Resolution on Student Loans and the Economy

WHEREAS, the League of United Latin American Citizens is committed to improving the economic condition, educational attainment, political influence, housing, health and civil rights of the Hispanic population of Florida; and,

WHEREAS; according to a recent report from the Pew Hispanic Center, Latino youth now represent the largest minority group in K-12 U.S. schools and are the fastest growing segment of students but Latino college completion stands at just 19.2 percent—far below the national average of 41.1 percent; and,

WHEREAS; for the first time in the nation's history Latino children make up the majority of the nation's poor children, with an estimated 6.1 million Latino children (37.3 percent) in the U.S. living in poverty in 2010, compared with 30.5 percent of white children and 26.6 percent of black children; and,

WHEREAS; the costs of higher education have sky-rocketed, with average in-state tuition and fees at four-year public colleges 8.3 percent higher over the past year and tuition at public four-year universities more than doubled over the past decade; at the average private four-year institution, tuition, room and board, books, transportation and other expenses total $42,224 a year, about equal to the declining median family income; and,

WHEREAS; according to the National Center for Education Statistics (NCES) 10-year follow-up on the debt status of students who graduated from college during the 1992-93 school year, Hispanic students' overall default rate was over twice that of White students and four times higher than Asian students; and ,

WHEREAS; those with the highest amounts of debt or the lowest salaries, as well as black and Hispanic students, all have default rates well over 9.7 percent and at each default, collection costs of up to 40 percent of the loan balance are added to the loan plus any unpaid interest; and,

WHEREAS; interest rates on federal student loans are set to double to 6.4% on July 1 unless Congress steps in and for each year that Congress allows the rate to double, the average student with these loans racks up an additional $1,000 in debt; and,

WHEREAS; student loans are the only loans in history to be exempted from bankruptcy protections and are the only loans denied standard consumer protection; and,

WHEREAS; Rep. Hansen Clarke introduced H. Res 365, a resolution calling on Congress to forgive student loan debt as a means of economic stimulus; and,

WHEREAS; household wealth among Latinos declined more sharply than either black or white households between 2005 and 2009; and,

WHEREAS; according to the U.S. Department of Agriculture, food insecurity among Latino households increased sharply at the start of the Great Recession, with nearly a third (32.1 percent) of Latino households with children facing food insecurity in 2008, up from 23.8 percent in 2007; and,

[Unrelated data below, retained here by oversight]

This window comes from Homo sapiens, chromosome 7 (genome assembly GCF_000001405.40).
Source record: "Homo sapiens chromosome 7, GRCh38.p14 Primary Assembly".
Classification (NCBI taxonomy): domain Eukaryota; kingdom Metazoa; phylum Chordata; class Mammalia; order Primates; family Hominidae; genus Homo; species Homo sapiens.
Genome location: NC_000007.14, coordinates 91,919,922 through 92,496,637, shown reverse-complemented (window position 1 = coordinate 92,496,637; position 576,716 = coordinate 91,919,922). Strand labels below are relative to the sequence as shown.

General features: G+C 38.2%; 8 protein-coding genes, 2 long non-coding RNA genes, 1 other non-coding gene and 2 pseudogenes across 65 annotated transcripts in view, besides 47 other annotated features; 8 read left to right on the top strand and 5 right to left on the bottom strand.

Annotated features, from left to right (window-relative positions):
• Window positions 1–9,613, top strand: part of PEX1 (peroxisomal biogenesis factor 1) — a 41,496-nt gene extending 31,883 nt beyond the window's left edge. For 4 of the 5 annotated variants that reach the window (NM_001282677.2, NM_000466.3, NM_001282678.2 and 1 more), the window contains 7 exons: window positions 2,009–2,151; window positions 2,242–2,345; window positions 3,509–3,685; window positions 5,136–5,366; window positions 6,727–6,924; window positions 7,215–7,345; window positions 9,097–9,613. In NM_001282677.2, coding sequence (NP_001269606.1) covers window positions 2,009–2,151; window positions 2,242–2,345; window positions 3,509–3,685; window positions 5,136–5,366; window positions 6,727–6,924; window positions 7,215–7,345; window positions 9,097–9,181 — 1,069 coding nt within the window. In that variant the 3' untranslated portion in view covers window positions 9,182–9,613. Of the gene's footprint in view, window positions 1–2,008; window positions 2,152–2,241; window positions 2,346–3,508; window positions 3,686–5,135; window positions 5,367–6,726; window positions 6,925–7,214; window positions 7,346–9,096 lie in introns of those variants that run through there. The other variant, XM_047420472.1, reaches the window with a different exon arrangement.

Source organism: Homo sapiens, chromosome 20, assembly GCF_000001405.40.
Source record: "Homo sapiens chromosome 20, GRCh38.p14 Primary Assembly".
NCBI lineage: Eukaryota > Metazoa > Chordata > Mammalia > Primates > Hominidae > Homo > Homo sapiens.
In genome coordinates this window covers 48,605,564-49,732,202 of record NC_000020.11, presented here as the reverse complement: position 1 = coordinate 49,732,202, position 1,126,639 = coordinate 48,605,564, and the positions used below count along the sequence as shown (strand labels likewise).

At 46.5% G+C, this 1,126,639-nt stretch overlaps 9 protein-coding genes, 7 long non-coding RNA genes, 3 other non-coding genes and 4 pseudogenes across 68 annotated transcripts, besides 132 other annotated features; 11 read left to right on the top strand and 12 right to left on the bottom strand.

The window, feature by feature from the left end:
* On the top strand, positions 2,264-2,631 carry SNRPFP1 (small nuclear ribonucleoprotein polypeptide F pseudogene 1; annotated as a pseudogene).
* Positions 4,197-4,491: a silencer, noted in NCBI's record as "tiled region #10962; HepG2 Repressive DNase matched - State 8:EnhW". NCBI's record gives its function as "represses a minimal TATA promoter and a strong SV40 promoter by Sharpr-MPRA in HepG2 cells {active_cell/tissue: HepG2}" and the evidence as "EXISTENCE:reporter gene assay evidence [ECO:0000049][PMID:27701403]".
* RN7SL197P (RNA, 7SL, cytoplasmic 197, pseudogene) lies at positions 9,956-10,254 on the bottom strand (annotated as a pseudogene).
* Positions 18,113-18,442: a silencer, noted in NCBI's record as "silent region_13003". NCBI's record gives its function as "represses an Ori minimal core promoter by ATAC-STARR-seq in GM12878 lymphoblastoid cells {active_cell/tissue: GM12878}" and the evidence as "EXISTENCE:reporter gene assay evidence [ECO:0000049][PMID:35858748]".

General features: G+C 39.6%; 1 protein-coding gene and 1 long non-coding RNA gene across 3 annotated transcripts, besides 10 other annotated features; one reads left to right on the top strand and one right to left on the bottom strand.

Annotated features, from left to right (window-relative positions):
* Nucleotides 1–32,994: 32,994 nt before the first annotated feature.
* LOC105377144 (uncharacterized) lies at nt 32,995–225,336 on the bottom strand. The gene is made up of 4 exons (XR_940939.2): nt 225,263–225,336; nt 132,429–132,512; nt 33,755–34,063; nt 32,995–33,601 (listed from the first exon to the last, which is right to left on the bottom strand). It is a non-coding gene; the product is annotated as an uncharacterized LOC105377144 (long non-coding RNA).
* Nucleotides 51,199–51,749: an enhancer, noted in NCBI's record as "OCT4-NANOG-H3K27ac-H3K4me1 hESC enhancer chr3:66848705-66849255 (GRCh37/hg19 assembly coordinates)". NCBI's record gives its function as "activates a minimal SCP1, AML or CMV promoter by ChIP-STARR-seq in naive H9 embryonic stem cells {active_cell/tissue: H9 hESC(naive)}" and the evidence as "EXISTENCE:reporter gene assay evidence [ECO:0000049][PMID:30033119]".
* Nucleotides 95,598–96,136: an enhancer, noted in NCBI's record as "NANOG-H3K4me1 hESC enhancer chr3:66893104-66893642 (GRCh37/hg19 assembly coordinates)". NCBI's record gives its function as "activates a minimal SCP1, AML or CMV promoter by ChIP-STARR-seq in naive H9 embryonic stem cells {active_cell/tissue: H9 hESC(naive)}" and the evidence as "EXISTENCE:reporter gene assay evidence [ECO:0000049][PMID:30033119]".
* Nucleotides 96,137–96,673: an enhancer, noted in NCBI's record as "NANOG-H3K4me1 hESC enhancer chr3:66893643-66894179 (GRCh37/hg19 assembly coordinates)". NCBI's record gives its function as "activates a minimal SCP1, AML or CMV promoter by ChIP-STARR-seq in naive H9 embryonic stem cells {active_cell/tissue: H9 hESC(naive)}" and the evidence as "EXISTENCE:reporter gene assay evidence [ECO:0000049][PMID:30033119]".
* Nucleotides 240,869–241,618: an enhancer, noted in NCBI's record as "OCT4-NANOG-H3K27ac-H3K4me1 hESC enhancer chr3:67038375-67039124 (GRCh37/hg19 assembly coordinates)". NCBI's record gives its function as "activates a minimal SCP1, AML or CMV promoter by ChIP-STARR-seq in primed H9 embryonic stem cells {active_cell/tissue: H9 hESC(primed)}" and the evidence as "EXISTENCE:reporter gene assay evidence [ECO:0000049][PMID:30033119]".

WHEREAS; Latinos nationwide were more than twice as likely as non-Hispanic whites to receive "higher-priced" loans when buying or refinancing a home, during the boom and the subsequent bust, and wound up with a disproportionate number of the high-risk, high-interest loans known as subprime mortgages; and

WHEREAS; according to the Orlando Sentinel, although Latinos received one-fourth of all the residential mortgages granted in Central Florida two years ago, they wound up with one-third of the region's subprime loans— and more than 40 percent of the worst-of-the-worst subprimes; and,

WHEREAS; foreclosures have disproportionately affected Hispanic families, including nearly half of the all the foreclosures in California between September 2006 and October 2009 (48 percent), according to National Association of Hispanic Real Estate Professionals; and,

WHEREAS; Fortune's "IRS Enforcement's Impact on Minority Communities" identifies a disproportionate number of IRS actions against low-income minorities; and

WHEREAS; according to U.S. Department of Labor reports released September 2, 2011, the unemployment rates for Hispanics is 11.3 percent compared to the overall unemployment rate unemployment rate of 9.1 percent and 14.1 million unemployed Americans are in no position to spend; and,

WHEREAS; The U.S. economic recovery will remain slow deep into next year, held back by shoppers reluctant to spend and employers hesitant to hire, with July 2011 consumer expenditures 1.6 percent below their pre-recession peak;

THEREFORE BE IT RESOLVED, that LULAC applauds the Executive Actions taken to provide relief to those suffering under the burden of heavy debt and low.

Approved this 30th day of June 2012.

Margaret Moran
LULAC National President

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